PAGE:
Spongiforma squarepantsii – what’s in a name? and what’s the underlying biology?
by Thomas D. Bruns and Dennis E. Desjardin
Recently we had the opportunity to describe a new species of fungus (Desjardin et al 2011). This may sound like a rare thing, but as it turns out there are many such undescribed fungi that await description. In fact, conservative estimates suggest that roughly 19 out of 20 fungi still need names (Hawksworth 2001).
Part of the reason that many remain unnamed is that they are often hard to see and they may exhibit very subtle differences from their close relatives. Typically such species are only found by mycologists that know how to look for the particular fungi due to their familiarity with related species. In addition, there is often difficulty in determining if a species has been described before. The scientific literature is vast and in multiple languages, and if a species was described prior to computerized indexing it can be easily missed. Even with a description it may be difficult to tell if the fungus in hand is the same or different from one described prior to the days of good imagery, good preservation, and DNA sequence analysis. As it happened these potential problems were not issues with the fungus we found because it had a unique morphology that placed it firmly into the genus Spongiforma, a genus that one of us described just two years earlier (Desjardin et al 2009) and that contained only one species, S. thailandica, known only from the type location in central Thailand.
Taxonomically inclined mycologists, however, did not find the fungus. Instead it was stumbled upon, almost literally, by Peter Kennedy, Kabir Peay, and Tom Bruns, who were in Borneo (Sarawak, Malaysia) to conduct ecological work on ectomycorrhizal fungi in the dipterocarp forests. When they first collected this fungus, it was not clear that it was even a member of the Basidiomycota, as the convoluted sponge-like shape could easily have been some sort of apothecium – similar in general design to morels. However Bruns had heard Desjardin give a talk on Spongiforma thailandica the previous year, and thought that the Borneo fungus might be related.
Upon returning to California, Peay sequenced the DNA of the specimens for two diagnostic loci, nrLSU and ITS, and found that the fungus was indeed related to S. thailandica, yet distinctly different from it. Other differences included the smell, which was fruity, and the color, which was orangish; these features contrasted with its coal-tar smelling, brownish grey relative from Thailand.
Emails flew back and forth between Bruns and Desjardin, and the specimens were sent across the San Francisco Bay from UC Berkeley to San Francisco State. Upon careful microscopic examination Desjardin found that the new species was almost identical in micromorphology to his earlier described species, S. thailandica. Differences were only apparent when he employed a scanning electron microscope to examine the spore surface. However, because this micromorphological difference was coupled with differences in color, smell and DNA sequence, it was obvious that the Borneo fungus was a new species.Shakespeare was making the point that names don’t matter, but in the case of Spongiforma squarepantsii, he was clearly wrong. Although the name does seem to describe the fungus well (particularly, as you can see, after help from Photoshop), it could have been given a wide variety of other descriptive names. However, if we had named it something else, the odds are high that you would not be reading about it right now. Nor would the BBC, NPR, FOX or any other of the other news agencies or blogs have picked up the story like they did. Within 24 hours of its publication in the online version of Mycologia, there were over 24,000 links to “SpongeBob mushroom”. The truth is that a new fungus from Borneo that looks like a sponge is probably not enough to capture the public’s interest.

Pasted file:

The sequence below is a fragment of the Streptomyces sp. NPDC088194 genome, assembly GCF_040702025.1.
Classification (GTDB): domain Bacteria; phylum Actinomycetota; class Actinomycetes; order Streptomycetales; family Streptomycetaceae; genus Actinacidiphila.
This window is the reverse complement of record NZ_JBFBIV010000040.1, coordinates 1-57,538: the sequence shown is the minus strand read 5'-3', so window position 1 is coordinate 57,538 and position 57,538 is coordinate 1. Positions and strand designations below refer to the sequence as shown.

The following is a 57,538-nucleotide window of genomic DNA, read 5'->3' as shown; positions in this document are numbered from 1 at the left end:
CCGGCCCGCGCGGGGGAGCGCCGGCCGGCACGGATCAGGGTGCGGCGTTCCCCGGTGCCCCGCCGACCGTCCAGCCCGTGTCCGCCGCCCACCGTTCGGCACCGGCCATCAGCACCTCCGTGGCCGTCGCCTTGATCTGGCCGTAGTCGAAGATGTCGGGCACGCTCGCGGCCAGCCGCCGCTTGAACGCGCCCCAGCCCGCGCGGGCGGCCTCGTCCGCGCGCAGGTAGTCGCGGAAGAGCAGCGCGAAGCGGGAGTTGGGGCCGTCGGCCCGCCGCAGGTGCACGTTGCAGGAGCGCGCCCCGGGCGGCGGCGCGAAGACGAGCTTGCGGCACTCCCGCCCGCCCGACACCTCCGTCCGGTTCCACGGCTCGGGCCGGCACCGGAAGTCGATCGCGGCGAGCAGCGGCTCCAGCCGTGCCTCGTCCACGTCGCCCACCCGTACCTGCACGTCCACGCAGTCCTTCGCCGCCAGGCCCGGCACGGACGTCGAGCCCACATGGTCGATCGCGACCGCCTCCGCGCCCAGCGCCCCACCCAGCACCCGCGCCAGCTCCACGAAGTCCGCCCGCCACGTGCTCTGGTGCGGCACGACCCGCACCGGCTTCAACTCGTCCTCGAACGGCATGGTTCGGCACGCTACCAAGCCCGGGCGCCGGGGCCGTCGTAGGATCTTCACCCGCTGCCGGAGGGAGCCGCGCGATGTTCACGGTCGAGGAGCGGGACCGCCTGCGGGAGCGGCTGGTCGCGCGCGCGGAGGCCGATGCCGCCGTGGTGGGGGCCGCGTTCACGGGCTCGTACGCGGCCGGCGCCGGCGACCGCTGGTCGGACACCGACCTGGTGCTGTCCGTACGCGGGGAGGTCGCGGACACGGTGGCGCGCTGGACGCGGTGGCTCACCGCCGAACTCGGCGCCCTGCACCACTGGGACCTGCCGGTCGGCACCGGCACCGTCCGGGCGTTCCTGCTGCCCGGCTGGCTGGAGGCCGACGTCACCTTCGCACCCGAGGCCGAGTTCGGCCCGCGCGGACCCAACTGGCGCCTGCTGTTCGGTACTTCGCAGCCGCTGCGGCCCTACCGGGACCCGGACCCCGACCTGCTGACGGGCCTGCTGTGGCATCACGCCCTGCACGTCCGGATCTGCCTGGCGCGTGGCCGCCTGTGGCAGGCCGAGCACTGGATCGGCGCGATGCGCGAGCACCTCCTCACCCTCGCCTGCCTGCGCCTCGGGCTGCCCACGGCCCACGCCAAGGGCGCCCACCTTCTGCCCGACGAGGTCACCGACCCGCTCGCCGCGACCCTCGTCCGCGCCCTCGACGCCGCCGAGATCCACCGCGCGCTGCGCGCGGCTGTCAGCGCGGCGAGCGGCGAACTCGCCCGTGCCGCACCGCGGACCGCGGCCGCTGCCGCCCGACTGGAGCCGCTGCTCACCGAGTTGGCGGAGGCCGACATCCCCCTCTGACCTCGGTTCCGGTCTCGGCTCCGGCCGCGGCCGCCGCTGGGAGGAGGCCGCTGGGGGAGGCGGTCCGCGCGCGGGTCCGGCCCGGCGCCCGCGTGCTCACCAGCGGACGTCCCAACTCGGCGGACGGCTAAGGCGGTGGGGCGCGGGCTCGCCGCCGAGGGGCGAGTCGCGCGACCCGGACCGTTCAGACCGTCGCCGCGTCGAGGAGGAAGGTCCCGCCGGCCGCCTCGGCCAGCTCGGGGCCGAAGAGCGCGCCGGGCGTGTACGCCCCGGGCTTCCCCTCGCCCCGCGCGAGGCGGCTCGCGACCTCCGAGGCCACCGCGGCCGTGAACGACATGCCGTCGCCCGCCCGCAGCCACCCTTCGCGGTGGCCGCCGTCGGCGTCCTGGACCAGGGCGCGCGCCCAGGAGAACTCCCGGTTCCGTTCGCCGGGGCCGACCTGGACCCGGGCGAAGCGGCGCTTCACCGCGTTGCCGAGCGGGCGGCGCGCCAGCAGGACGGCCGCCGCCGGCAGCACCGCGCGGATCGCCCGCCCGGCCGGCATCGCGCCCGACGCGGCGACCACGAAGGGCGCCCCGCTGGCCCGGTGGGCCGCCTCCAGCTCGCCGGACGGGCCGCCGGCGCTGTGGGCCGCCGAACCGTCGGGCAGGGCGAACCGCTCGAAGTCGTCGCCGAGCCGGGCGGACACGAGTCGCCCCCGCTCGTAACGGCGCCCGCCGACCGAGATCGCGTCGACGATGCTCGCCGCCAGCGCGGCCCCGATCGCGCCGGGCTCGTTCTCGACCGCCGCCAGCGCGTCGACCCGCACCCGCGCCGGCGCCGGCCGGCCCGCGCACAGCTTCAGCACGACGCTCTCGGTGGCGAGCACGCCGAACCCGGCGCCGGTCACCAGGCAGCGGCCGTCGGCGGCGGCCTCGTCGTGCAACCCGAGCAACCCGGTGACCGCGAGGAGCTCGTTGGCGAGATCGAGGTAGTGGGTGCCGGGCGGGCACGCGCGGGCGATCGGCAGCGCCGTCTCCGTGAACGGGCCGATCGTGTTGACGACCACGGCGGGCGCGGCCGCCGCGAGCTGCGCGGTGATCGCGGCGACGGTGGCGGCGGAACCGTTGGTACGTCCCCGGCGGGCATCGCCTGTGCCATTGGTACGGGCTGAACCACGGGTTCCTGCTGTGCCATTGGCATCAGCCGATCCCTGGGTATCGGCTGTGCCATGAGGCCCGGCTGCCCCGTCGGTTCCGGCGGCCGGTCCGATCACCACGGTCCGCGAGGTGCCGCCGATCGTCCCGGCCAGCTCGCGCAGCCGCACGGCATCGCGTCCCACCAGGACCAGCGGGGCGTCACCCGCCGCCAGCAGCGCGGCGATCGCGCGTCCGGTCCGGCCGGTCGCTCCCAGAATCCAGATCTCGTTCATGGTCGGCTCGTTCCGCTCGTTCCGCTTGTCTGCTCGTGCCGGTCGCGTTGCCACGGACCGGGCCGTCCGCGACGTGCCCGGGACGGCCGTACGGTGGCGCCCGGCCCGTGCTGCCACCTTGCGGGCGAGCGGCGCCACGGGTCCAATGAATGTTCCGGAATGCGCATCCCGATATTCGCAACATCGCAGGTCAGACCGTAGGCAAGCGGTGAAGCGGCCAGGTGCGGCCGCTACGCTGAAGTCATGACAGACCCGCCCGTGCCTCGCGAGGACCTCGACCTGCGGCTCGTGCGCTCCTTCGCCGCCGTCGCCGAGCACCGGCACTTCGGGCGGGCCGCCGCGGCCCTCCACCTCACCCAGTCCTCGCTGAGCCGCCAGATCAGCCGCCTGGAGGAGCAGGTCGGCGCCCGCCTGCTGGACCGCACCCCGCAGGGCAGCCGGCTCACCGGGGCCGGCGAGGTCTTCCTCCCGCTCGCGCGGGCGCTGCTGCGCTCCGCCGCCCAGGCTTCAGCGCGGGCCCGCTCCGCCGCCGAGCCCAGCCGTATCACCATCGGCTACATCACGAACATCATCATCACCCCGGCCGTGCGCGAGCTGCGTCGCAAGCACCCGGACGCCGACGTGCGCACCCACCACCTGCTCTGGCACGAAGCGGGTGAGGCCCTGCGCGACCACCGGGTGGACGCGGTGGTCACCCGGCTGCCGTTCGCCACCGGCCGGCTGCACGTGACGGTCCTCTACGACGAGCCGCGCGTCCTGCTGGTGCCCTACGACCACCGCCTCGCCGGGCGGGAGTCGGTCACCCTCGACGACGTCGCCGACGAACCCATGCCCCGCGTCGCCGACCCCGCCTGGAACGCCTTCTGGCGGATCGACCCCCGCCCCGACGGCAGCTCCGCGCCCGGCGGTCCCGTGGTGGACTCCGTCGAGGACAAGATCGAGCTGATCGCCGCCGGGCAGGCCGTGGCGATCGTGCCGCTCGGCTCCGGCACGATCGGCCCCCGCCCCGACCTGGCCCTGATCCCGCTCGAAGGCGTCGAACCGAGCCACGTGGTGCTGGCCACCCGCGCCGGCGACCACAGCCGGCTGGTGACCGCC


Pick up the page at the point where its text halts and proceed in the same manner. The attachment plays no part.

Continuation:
We’d like to say that we were smart enough to anticipate the excitement that the name produced, but the truth is we were just having fun. Why not name a sponge-shaped mushroom after the only famous sponge in our culture? In fact, when we submitted our manuscript, the reviewers gave us not one but two answers to that question: “it’s not correct Latin”, and “it’s frivolous”. Fortunately, Jeff Stone, the editor-in-chief of Mycologia, was willing to be persuaded by our arguments: “the Latinization of an honorarium name was in fact correct and within standard usage”, and “yes, it was a little frivolous, but lighten up, science should be fun”. Nevertheless he was not a big fan of the name, yet he let it go forward because he believed it was our right as authors to name the fungus anything we pleased as long as the name conformed to botanical nomenclature. Although the reviewers would have preferred that we translate the epithet into Latin, we felt quadratopanteloni just didn’t ring like squarepantsii! Stone has come around on the name since publication. He confessed to Bruns at the recent MSA meeting that online downloads of Mycologia articles doubled because of our paper, and so it’s hard not to like the name now. But we were not trying to sell deodorant, designer jeans, new cars, or even Mycologia, we were just trying to do good science and have some fun at the same time. This led to our unexpected Warholean 15 minutes of public fame, but while we are still basking in it, and you are still reading about it, let’s bring the science side back into discussion to make a couple of points about the specific biology of Spongiforma species, and about the state of mycological research.